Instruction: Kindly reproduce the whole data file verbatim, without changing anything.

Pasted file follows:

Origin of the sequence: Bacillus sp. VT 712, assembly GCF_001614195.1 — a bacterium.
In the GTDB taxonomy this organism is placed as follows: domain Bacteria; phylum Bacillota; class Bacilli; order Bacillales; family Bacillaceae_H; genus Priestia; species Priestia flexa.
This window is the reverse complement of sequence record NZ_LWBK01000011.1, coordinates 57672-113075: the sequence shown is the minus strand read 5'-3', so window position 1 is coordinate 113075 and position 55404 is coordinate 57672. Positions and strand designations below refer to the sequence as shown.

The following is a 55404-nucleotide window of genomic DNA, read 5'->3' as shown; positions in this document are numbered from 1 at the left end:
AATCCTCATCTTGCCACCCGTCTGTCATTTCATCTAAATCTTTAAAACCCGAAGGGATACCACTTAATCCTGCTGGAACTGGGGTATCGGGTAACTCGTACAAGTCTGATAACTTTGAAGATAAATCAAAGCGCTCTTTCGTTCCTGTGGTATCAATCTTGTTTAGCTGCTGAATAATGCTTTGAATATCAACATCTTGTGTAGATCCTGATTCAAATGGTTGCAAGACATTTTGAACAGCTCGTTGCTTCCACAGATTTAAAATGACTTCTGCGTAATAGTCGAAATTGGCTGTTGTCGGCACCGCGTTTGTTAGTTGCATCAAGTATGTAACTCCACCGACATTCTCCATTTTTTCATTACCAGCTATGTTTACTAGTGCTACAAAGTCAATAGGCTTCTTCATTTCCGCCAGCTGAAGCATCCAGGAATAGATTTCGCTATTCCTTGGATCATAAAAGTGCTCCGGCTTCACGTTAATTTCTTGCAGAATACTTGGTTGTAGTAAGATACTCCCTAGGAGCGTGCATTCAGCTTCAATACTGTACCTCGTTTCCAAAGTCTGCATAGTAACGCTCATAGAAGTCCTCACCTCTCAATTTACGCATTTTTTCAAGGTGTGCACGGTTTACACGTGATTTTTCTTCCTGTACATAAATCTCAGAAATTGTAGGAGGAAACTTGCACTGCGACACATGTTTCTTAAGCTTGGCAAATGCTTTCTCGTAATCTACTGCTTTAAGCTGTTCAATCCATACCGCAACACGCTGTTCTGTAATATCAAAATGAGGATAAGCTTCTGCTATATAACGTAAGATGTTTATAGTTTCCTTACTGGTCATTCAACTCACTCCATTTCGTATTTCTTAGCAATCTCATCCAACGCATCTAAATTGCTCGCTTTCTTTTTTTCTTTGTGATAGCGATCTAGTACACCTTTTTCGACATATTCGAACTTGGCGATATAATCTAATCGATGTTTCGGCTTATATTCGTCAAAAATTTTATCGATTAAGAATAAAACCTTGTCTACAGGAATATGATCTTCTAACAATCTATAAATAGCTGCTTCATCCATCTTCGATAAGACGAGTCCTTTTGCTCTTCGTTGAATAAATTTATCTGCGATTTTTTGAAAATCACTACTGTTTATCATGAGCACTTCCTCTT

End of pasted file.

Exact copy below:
Origin of the sequence: Bacillus sp. VT 712, assembly GCF_001614195.1 — a bacterium.
In the GTDB taxonomy this organism is placed as follows: domain Bacteria; phylum Bacillota; class Bacilli; order Bacillales; family Bacillaceae_H; genus Priestia; species Priestia flexa.
This window is the reverse complement of sequence record NZ_LWBK01000011.1, coordinates 57672-113075: the sequence shown is the minus strand read 5'-3', so window position 1 is coordinate 113075 and position 55404 is coordinate 57672. Positions and strand designations below refer to the sequence as shown.

The following is a 55404-nucleotide window of genomic DNA, read 5'->3' as shown; positions in this document are numbered from 1 at the left end:
AATCCTCATCTTGCCACCCGTCTGTCATTTCATCTAAATCTTTAAAACCCGAAGGGATACCACTTAATCCTGCTGGAACTGGGGTATCGGGTAACTCGTACAAGTCTGATAACTTTGAAGATAAATCAAAGCGCTCTTTCGTTCCTGTGGTATCAATCTTGTTTAGCTGCTGAATAATGCTTTGAATATCAACATCTTGTGTAGATCCTGATTCAAATGGTTGCAAGACATTTTGAACAGCTCGTTGCTTCCACAGATTTAAAATGACTTCTGCGTAATAGTCGAAATTGGCTGTTGTCGGCACCGCGTTTGTTAGTTGCATCAAGTATGTAACTCCACCGACATTCTCCATTTTTTCATTACCAGCTATGTTTACTAGTGCTACAAAGTCAATAGGCTTCTTCATTTCCGCCAGCTGAAGCATCCAGGAATAGATTTCGCTATTCCTTGGATCATAAAAGTGCTCCGGCTTCACGTTAATTTCTTGCAGAATACTTGGTTGTAGTAAGATACTCCCTAGGAGCGTGCATTCAGCTTCAATACTGTACCTCGTTTCCAAAGTCTGCATAGTAACGCTCATAGAAGTCCTCACCTCTCAATTTACGCATTTTTTCAAGGTGTGCACGGTTTACACGTGATTTTTCTTCCTGTACATAAATCTCAGAAATTGTAGGAGGAAACTTGCACTGCGACACATGTTTCTTAAGCTTGGCAAATGCTTTCTCGTAATCTACTGCTTTAAGCTGTTCAATCCATACCGCAACACGCTGTTCTGTAATATCAAAATGAGGATAAGCTTCTGCTATATAACGTAAGATGTTTATAGTTTCCTTACTGGTCATTCAACTCACTCCATTTCGTATTTCTTAGCAATCTCATCCAACGCATCTAAATTGCTCGCTTTCTTTTTTTCTTTGTGATAGCGATCTAGTACACCTTTTTCGACATATTCGAACTTGGCGATATAATCTAATCGATGTTTCGGCTTATATTCGTCAAAAATTTTATCGATTAAGAATAAAACCTTGTCTACAGGAATATGATCTTCTAACAATCTATAAATAGCTGCTTCATCCATCTTCGATAAGACGAGTCCTTTTGCTCTTCGTTGAATAAATTTATCTGCGATTTTTTGAAAATCACTACTGTTTATCATGAGCACTTCCTCTT